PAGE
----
Choke, page 1
Acclaim for Chuck Palahniuk’s
“Just as dark and outrageous as his previous work. … His voice is so distinctive that he exists as a genre unto himself.”
—The Washington Post
“Palahniuk’s language is urgent and tense, touched with psychopathic brilliance, his images dead-on accurate. … [He] is an author who makes full use of the alchemical powers of fiction to synthesize a universe that mirrors our own fiction as a way of illuminating the world without obliterating its complexity.”
“Puts a bleakly humorous spin on self-help, addiction recovery, and childhood trauma. … Choke’s funny, mantra-like prose plows toward the mayhem it portends from the get-go.”
—The Village Voice
“Oddly, defiantly, happily addictive.”
“[Choke] shines a flashlight into America’s dark corners. … As darkly comic and starkly terrifying as your high school yearbook photo.”
“Palahniuk is a gifted writer, and the novel is full of terrific lines.”
—The New York Times Book Review
“[Palahniuk’s] most enduring trait … is that marvelous quicksilver voice of his. … The exuberance of his language makes it still worthwhile to brave these often chilly and dark waters.”
“Choke is another welcome antidote to antiseptic consumer life, and you can’t blame it for grabbing you by the throat.”
“Palahniuk is a cult writer in the truest sense.”
“His subversive riffs conjure a kind of jump-cut cinema of the diseased imagination, resulting in an outlandish allegory that is as brutally hilarious as it is relentlessly bleak.”
“This is Catcher in the Rye with gloves off, One Flew Over the Cuckoo’s Nest on ecstasy. … Brilliant isn’t the right word, but it’s the first word that comes to mind.”
—Fort Meyers News Press
Chuck Palahniuk’s novels are the bestselling Fight Club, which was made into a film by director David Fincher, Diary, Lullaby, Survivor, Haunted, and Invisible Monsters. Portions of Choke have appeared in Playboy, and Palahniuk’s nonfiction work has been published by Gear, Black Book, The Stranger, and the Los Angeles Times. He lives in the Pacific Northwest.
Also by Chuck Palahniuk
Stranger Than Fiction
Fugitives and Refugees
If you’re going to read this, don’t bother.
After a couple pages, you won’t want to be here. So forget it. Go away. Get out while you’re still in one piece.
There has to be something better on television. Or since you have so much time on your hands, maybe you could take a night course. Become a doctor. You could make something out of yourself. Treat yourself to a dinner out. Color your hair.
You’re not getting any younger.
What happens here is first going to piss you off. After that it just gets worse and worse.
What you’re getting here is a stupid story about a stupid little boy. A stupid true life story about nobody you’d ever want to meet. Picture this little spaz being about waist high with a handful of blond hair, combed and parted on one side. Picture the icky little shit smiling in old school photos with some of his baby teeth missing and his first adult teeth coming in crooked. Picture him wearing a stupid sweater striped blue and yellow, a birthday sweater that used to be his favorite. Even that young, picture him biting his dickhead fingernails. His favorite shoes are Keds. His favorite food, fucking corn dogs.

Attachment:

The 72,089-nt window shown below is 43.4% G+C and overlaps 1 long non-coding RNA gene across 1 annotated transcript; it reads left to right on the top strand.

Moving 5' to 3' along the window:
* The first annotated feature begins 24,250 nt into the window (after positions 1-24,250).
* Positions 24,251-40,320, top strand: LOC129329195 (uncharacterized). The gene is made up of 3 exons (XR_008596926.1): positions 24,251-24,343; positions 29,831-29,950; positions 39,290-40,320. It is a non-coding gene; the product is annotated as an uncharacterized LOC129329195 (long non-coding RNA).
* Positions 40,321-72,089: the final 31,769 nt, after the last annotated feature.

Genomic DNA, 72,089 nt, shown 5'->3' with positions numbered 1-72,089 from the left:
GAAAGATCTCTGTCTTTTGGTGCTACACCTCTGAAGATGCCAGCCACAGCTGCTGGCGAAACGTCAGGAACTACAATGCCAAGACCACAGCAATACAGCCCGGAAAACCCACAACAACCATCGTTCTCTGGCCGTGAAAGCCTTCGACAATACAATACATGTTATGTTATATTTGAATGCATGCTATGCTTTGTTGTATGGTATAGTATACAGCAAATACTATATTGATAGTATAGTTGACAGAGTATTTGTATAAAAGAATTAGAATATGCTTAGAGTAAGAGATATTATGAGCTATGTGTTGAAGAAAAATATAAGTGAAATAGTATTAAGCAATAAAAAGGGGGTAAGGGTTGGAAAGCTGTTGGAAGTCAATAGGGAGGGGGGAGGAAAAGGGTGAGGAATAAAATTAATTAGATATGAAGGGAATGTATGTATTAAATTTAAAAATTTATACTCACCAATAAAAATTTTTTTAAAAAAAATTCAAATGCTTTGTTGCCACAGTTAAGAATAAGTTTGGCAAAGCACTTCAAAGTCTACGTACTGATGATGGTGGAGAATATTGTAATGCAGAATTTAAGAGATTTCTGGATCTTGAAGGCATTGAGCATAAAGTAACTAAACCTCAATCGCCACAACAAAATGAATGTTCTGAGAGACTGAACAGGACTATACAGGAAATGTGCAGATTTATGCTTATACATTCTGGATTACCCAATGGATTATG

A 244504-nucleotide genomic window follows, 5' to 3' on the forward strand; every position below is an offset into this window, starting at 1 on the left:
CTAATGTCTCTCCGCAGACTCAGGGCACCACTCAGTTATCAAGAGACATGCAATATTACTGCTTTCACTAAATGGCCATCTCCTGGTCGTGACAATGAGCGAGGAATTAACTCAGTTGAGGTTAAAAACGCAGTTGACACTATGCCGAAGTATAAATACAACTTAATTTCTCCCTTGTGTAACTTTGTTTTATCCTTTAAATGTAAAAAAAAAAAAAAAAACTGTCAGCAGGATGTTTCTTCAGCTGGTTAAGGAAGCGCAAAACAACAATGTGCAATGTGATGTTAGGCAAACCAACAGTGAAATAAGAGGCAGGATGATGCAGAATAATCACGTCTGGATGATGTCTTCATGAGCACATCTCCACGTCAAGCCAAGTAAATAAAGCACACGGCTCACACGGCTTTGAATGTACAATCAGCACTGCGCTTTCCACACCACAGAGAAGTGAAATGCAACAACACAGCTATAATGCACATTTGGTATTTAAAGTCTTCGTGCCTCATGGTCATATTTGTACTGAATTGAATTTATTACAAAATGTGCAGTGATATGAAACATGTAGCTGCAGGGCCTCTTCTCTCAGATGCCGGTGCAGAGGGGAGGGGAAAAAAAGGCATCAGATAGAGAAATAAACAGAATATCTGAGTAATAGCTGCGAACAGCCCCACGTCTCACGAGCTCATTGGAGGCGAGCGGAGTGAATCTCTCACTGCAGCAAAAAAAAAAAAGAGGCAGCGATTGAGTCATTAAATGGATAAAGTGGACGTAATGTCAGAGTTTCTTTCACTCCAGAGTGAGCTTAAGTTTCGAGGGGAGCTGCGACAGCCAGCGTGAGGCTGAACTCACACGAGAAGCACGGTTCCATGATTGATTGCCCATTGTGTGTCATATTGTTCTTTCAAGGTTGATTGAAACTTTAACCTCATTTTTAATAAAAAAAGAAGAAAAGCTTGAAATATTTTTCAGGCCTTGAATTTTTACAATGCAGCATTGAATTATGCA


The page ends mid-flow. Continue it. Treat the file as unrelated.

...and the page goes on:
Imagine some dweeby little boy wearing no seat belt and riding in a stolen school bus with his mommy after dinner. Only there’s a police car parked at their motel so the Mommy just blows on past at sixty or seventy miles an hour.
This is about a stupid little weasel who, for sure, used to be about the stupidest little rat fink crybaby twerp that ever lived.
The little cooz.
The Mommy says, “We’ll have to hurry,” and they drive uphill on a narrow road, their back wheels wagging from side to side on the ice. In their headlights the snow looks blue, spreading from the edge of the road out into the dark forest.
Picture this all being his fault. The little peckerwood.
The Mommy stops the bus a little ways back from the base of a rock cliff, so the headlights glare against its white face, and she says, “Here’s as far as we’re going to get,” and the words come boiling out as white clouds that show how big inside her lungs are.
The Mommy sets the parking brake and says, “You can get out, but leave your coat in the bus.”
Picture this stupid runt letting the Mommy stand him right in front of the school bus. This bogus little Benedict Arnold just stands looking into the glare of the headlights, and lets the Mommy pull the favorite sweater off over his head. This wimpy little squealer just stands there in the snow, half naked, while the bus’s motor races, and the roar echoes off the cliff, and the Mommy disappears to somewhere behind him in the night and the cold. The headlights blind him, and the motor noise covers any sound of the trees scraping together in wind. The air is too cold to breathe more than a mouthful at a time so this little mucous membrane tries to breathe twice as fast.
He doesn’t run away. He doesn’t do anything.
From somewhere behind him, the Mommy says, “Now whatever you do, don’t turn around.”
The Mommy tells him how there used to be a beautiful girl in ancient Greece, the daughter of a potter.
Like every time she gets out of jail and comes back to claim him, the kid and the Mommy have been in a different motel every night. They’ll eat fast food for every meal, and just drive all day, every day. At lunch today, the kid tried to eat his corn dog while it was still too hot and almost swallowed it whole, but it got stuck and he couldn’t breathe or talk until the Mommy charged around from her side of the table.